Forge of Empires Review


Pros: Casual title that becomes more complex as you play and unlock features, multiple eras with new techs to advance through
Cons: Limited early-game content, tedious gameplay, slow grindy experience, annoyingly linear progression, no real PVP combat

Gameplay: 6
Graphics: 6
Performance: 9

Overall: 7

We recently took some time out to play InnoGames' city building free to play browser title Forge of Empires, a progression based MMO where players start as an early Bronze Age settlement and advance through the ages to distant future eras where you improve their city, army and unlock features along the way. The game has been around for a few years (initially released in 2014) and in fairness is looking a little on the dated side, but as far as its core mechanics are concerned the game is as current as most other “building simulator” type MMOs. In fact, it was only through playing Forge of Empires that we realised how similar the game is to some of InnoGames other titles, or at least how similar some of the other titles are to Forge of Empires, particularly with our recent “Good & Bad” article of InnoGame’s more recent city builder Elvenar, and there were more than enough similarities between the two.

Whilst we were relatively new to the game we did have a good grasp on what to expect of an InnoGames title, Forge of Empires wouldn’t be something we could sit down and play for a few hours straight to form our review as that’s just not how the gameplay is structured. Instead our sessions were scattered across a few days so that we could try and experience as much of the game as possible, in all honesty even knowing this, even preparing ourselves for it… it didn’t make it any easier.

The format of the game breaks down primarily into four elements: learn new technologies, construct buildings to earn resources, train units, fight in the PVE campaign, and it is a constant cycle kept in place by a fairly rigid progression starting with the research tree itself. To unlock new techs we needed Forge Points, able to store 10 in total we would spend around 5 to unlock a new early tech, and it would take an hour until we earned a new one; the result being that our research advancement was artificially restricted. Second to this pretty much every tech needed at least two pre-requisite technologies, which them themselves also needed 2, meaning that ultimately we needed to unlock technologies in a fairly set order.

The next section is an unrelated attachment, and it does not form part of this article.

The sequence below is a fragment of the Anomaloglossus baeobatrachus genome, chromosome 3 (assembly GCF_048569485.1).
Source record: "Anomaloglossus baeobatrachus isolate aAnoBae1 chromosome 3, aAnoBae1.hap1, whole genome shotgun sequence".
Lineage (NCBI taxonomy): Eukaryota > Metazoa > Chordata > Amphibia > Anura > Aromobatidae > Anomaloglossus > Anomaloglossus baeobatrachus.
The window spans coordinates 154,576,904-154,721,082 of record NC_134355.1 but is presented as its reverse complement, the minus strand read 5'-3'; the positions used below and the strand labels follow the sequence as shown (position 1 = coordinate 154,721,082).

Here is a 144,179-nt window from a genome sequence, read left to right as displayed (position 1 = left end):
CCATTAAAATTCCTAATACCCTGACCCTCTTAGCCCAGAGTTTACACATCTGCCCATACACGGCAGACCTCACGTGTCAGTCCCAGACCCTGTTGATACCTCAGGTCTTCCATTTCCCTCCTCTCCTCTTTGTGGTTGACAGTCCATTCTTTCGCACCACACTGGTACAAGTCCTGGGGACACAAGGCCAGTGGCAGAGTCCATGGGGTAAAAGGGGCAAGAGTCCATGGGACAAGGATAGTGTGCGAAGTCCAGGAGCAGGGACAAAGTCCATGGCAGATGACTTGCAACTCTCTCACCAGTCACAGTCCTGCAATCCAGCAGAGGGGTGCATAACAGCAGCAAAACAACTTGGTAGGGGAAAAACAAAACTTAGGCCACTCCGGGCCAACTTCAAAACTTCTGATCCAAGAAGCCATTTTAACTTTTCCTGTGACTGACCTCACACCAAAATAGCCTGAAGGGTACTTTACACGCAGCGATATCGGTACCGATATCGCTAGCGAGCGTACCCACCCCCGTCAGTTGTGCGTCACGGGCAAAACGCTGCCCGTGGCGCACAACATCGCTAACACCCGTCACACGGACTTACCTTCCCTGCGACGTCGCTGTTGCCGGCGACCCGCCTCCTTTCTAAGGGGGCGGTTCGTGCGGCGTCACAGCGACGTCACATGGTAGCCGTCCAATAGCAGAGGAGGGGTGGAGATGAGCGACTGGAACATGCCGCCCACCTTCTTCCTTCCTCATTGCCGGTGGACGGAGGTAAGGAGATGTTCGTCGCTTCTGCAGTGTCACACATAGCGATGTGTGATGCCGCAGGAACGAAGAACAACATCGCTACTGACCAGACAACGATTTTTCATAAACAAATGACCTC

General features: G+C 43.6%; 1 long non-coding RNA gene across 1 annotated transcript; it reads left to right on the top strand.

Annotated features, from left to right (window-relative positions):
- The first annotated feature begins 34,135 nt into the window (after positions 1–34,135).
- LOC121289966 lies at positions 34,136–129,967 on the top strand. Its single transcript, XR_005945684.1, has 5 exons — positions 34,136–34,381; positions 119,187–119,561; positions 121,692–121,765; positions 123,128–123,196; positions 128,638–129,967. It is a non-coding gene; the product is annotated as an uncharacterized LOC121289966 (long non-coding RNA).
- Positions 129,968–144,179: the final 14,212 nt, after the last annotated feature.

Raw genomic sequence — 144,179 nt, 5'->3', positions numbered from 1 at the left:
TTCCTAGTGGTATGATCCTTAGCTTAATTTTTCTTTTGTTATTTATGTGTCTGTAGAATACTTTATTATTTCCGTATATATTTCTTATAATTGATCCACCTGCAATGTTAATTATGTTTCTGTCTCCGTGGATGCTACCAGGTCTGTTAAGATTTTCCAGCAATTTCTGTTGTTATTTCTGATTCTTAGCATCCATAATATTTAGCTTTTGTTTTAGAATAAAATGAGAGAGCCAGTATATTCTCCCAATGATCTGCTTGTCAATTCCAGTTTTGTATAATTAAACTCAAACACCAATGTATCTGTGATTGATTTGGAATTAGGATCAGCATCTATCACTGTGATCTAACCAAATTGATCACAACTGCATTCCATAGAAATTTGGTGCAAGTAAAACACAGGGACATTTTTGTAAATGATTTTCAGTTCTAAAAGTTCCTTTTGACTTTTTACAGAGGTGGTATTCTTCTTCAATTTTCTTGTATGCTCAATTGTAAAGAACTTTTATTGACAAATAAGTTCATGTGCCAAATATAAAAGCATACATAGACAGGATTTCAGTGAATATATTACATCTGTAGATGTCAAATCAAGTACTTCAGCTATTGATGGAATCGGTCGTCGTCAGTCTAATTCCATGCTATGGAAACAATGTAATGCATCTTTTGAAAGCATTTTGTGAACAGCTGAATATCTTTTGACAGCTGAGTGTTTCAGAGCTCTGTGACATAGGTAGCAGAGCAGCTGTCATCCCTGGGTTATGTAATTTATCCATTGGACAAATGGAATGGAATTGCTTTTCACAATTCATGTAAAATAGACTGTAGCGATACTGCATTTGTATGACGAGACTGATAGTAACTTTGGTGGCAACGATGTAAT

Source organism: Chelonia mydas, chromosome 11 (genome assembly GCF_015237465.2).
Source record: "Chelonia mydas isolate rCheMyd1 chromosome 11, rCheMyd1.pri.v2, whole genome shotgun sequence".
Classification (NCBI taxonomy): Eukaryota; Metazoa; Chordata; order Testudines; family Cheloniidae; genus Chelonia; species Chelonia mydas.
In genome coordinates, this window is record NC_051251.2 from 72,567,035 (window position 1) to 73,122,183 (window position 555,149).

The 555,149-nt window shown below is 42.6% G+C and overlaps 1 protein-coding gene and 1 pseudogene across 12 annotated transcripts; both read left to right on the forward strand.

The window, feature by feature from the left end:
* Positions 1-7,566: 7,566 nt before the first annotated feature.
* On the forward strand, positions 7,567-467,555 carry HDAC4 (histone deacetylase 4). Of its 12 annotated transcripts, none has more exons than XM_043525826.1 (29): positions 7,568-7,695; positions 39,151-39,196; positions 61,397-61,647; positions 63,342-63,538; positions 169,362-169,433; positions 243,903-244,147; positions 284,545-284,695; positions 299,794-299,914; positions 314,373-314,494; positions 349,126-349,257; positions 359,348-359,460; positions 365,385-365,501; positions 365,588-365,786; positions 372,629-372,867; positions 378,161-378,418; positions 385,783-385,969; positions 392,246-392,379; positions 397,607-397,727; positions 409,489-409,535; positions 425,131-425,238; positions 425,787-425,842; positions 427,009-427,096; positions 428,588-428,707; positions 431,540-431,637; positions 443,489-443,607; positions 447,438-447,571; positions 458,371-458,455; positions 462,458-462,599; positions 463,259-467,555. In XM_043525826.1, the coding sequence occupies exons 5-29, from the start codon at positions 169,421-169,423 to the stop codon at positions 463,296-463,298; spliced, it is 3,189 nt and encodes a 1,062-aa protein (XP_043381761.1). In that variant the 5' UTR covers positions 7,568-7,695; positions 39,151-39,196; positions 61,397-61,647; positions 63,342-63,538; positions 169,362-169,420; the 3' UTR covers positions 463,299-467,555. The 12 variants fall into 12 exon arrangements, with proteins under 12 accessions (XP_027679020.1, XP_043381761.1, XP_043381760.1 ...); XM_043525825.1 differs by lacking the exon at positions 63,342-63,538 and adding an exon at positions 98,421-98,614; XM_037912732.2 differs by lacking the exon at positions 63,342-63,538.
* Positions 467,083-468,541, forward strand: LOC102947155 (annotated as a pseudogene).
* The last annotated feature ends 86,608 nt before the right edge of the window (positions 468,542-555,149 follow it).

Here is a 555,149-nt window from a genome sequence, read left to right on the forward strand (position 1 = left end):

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With our techs being unlocked in order that meant our new buildings would also be unlocked in order; initially the tutorial portion allowed us to get a few buildings constructed easily enough, placing them in a tiled city area (which we expanded through different techs later on) and were our main source of resources (gold and tools initially) and units. Tools we didn’t have much problem creating, but gold on the other hand seemed to get used up really quickly through a lot of the different features and to get more gold we had to physically click our residential buildings to collect it after it had been produced. Our initial Stilt Houses provided 11 gold every fifteen minutes, whilst we had a few of them this still meant we had to physically click each building and there was just nowhere near fifteen minutes of stuff to do so, as expected, it meant we’d have to check in every 15 mins just to collect enough gold so that we could keep playing. Advancing we unlocked the Chalet buildings (80 gold every 4 hours), on the one hand this rewards players for advancement, but on the other hand this basically makes the early game a frustrating micro-management that keeps forcing you to come back to the game JUST to click your buildings, and then rewards you by providing later game buildings where you don’t have to check in as much…. The reward for playing is that you don’t have to play as much.